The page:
Nelliemoser Sat 31-May-14 19:48:31

Soutra I have a loft full of Lego and my little ponies.

This seems very common, clothes, toys and food waste.
What have we done to our children to make them like this? Could it be that so many of us had a lot less money and possessions when we were growing up than our children do. I also detest waste. DD does shop in charity shops and ebay for clothes for DGS and herself she get some lovely stuff.

FlicketyB Sat 31-May-14 20:17:34

I think it is a question of how far from poverty you were brought up and whether you are brought up in a land of plenty.

DF was an army officer and DM had no qualms at all about buying my sisters and I clothes from the camp Thrift Shop and she sold clothes that way as well. DMiL, who lived closer to the divide between managing and poverty would never even consider putting DH in second hand clothes, because it would suggest that she could not afford to buy him new clothes.

Similarly our children have grown up in an age of affluence. Clothes, food, toys, were in abundance and cheap, everyone can afford to buy new so what do you do when you have finished with things or they break - you throw them away. In my childhood electrical appliances, white goods, furniture were built to last because they were so expensive to replace. Now they are designed down to a limited life so that after a few years white goods and electrical goods break down and are too expensive to repair or parts are no longer available, furniture is lightly built and breaks easily. Where are the antiques of tomorrow, lost on the tip.

Silverfish Sat 31-May-14 21:31:12

The people who are wasters tend to be either fairly young or lower social class. Im at risk of generalising here !! .
I have a friend and I know her finances are very good due to an inheritance, she's a retired head teacher and her husband was the same. They have a sofa that has darns in it and is at least 20 years old, nothing is wasted in that house, she buys lots of reduced food at the end of the day and I have seen her at a bring and buy sale for clothes.
Another couple I know are similar , very middle class, they root around for bargain holidays, she freezes stock from a chicken, and makes that chicken last for three days meals. both these families are older but their children would never be so careful.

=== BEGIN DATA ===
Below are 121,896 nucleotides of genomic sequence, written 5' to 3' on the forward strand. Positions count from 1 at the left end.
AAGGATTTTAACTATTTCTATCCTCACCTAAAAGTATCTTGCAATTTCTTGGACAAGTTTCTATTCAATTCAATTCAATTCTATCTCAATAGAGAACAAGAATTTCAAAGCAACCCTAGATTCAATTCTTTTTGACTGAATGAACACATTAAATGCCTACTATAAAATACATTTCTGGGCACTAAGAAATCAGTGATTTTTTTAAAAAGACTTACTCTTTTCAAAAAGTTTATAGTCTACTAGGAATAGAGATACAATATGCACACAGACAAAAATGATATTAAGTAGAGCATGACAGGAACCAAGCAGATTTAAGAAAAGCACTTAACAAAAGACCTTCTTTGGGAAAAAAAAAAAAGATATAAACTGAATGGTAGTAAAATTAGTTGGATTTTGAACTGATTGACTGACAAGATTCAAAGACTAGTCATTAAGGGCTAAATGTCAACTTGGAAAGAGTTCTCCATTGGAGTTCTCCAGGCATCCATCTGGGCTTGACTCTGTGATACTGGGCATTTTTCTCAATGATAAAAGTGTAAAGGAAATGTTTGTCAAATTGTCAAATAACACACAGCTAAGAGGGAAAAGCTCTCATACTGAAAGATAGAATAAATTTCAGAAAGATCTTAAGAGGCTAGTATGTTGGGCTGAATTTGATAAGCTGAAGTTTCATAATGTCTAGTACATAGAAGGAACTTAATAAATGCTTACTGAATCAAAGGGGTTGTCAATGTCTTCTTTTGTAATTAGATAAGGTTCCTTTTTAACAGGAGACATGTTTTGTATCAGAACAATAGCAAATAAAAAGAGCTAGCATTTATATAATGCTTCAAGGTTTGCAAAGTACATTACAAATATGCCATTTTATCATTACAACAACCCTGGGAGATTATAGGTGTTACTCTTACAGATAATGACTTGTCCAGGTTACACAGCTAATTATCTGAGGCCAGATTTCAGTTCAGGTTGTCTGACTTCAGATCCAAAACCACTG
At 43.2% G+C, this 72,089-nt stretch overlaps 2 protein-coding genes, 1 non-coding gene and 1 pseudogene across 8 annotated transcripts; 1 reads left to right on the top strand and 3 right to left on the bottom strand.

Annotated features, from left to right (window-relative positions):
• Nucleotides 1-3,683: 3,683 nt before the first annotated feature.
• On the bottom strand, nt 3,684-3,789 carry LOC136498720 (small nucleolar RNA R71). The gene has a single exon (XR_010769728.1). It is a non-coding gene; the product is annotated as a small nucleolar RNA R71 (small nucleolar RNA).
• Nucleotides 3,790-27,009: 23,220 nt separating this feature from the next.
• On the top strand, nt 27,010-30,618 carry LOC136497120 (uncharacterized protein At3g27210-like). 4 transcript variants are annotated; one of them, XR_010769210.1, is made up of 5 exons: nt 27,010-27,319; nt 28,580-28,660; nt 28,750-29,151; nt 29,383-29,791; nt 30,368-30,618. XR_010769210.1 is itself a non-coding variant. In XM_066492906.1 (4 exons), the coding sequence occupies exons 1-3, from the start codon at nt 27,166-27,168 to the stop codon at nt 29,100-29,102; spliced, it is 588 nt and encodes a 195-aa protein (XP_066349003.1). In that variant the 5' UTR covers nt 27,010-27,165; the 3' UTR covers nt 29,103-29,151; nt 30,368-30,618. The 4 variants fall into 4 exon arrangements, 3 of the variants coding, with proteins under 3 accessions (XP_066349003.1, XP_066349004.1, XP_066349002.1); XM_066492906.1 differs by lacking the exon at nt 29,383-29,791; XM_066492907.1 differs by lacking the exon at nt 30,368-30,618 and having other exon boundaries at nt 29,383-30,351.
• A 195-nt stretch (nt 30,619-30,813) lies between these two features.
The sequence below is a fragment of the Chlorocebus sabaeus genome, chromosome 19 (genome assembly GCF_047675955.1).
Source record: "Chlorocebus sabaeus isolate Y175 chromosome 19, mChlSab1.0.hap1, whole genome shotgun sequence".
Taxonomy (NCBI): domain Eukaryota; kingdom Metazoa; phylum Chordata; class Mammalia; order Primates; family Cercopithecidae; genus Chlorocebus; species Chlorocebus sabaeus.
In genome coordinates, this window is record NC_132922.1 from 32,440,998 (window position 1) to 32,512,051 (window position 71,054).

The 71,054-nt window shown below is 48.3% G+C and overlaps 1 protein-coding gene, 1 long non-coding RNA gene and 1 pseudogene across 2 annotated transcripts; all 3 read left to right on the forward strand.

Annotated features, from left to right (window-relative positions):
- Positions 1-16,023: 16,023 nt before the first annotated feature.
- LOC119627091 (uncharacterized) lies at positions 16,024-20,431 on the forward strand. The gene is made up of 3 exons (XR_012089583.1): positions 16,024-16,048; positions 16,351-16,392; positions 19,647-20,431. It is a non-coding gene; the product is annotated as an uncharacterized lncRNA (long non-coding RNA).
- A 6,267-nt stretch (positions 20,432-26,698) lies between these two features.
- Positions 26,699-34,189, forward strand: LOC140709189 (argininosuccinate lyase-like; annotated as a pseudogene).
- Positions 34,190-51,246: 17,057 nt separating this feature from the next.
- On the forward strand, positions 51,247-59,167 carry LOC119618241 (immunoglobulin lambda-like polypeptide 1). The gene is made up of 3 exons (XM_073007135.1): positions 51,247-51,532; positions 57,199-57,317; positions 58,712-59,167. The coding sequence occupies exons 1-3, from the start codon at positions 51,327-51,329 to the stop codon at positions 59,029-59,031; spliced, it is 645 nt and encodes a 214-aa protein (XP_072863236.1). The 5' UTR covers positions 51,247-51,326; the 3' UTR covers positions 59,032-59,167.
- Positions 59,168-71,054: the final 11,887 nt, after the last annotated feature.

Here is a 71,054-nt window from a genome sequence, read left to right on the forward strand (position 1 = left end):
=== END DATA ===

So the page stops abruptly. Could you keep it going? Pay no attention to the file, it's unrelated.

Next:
I have a friend who gave my mother a half of a bar of soap for her 80th birthday (how we laughed)she had told me only days earlier how much she had in just one bank account and my jaw dropped.
How can people be like this some being sooo wasteful and others so penny pinching and careful.

storynanny Sat 31-May-14 22:07:07

I can't remember having much when I was little in the late 50's and again had no money to spare when my first first 2 were born. One of my boys much used phrase was " who did this use to belong to?" They were brought up rummaging in charity shops and car boot sales.
However the eldest is a high earner in London and thinks nothing of buying his lunch every day and taking his work shirts to the dry cleaners every week!
Apparently my maternal grandmother was equally horrified when she saw my mother, newly wedded, " waste" cabbage stalks.
Even just before I retired from teaching and was earning my highest ever salary with no children to support anymore, I still regularly checked out the charity shops and have never been a spendthrift.
Each generation sees it differently though of course.

harrigran Sat 31-May-14 23:19:01

I am pleased to say DS seems to have inherited my standards. GC's toys have to be gathered up and put back in garage after playing in the garden, nothing is left out overnight. Outgrown toys are packed and given to charity with larger items given away through freecycle.

J52 Sun 01-Jun-14 10:10:11

I wonder how many of us are thrifty due to hard up students life? Although we had LA grants and tuition fees paid, it was still a very small amount to live on. Also, many parents did not give any extra to their children, as they saw the grant as adequate and to be fair more than their generation had, due to the hardships of war.
Many of us also would have been brought up in the 50s when there was still a "make do and mend attitude". X

FlicketyB Sun 01-Jun-14 16:29:19

DD was a student in the mid 1990s. On a limited income she turned a shopping habit into a bargain hunting habit. DS went to visit for several days and said every mouthful of the meals she fed him were accompanied by a commentary that this pie/potatoes/veg were such a bargain I got them at X supermarket/market and I only paid xxp for it. Finally, despite being a student himself, he treated them both to fish and chips because he couldn't stand anymore having every mouthful he ate priced

Nelliemoser Sun 01-Jun-14 17:04:37

Silverfish yes I think you are generalising. Younger than us yes! I am not so sure at all about "lower class" what a term to use these days!
Would you care to define what you mean by lower class? Do you mean not so well off financially?

Coolgran65 Sun 01-Jun-14 17:27:27

My first hushand suffered from a long term chronic illness and although highly educated was unable to work. We were on benefits for a long time. I worked part time even though my wage was deducted from our benefits. I wanted to show my son that there was a work ethic.
Whether I had little money in the past, or I was ok, as at present, I still look in charity shops and boot sales.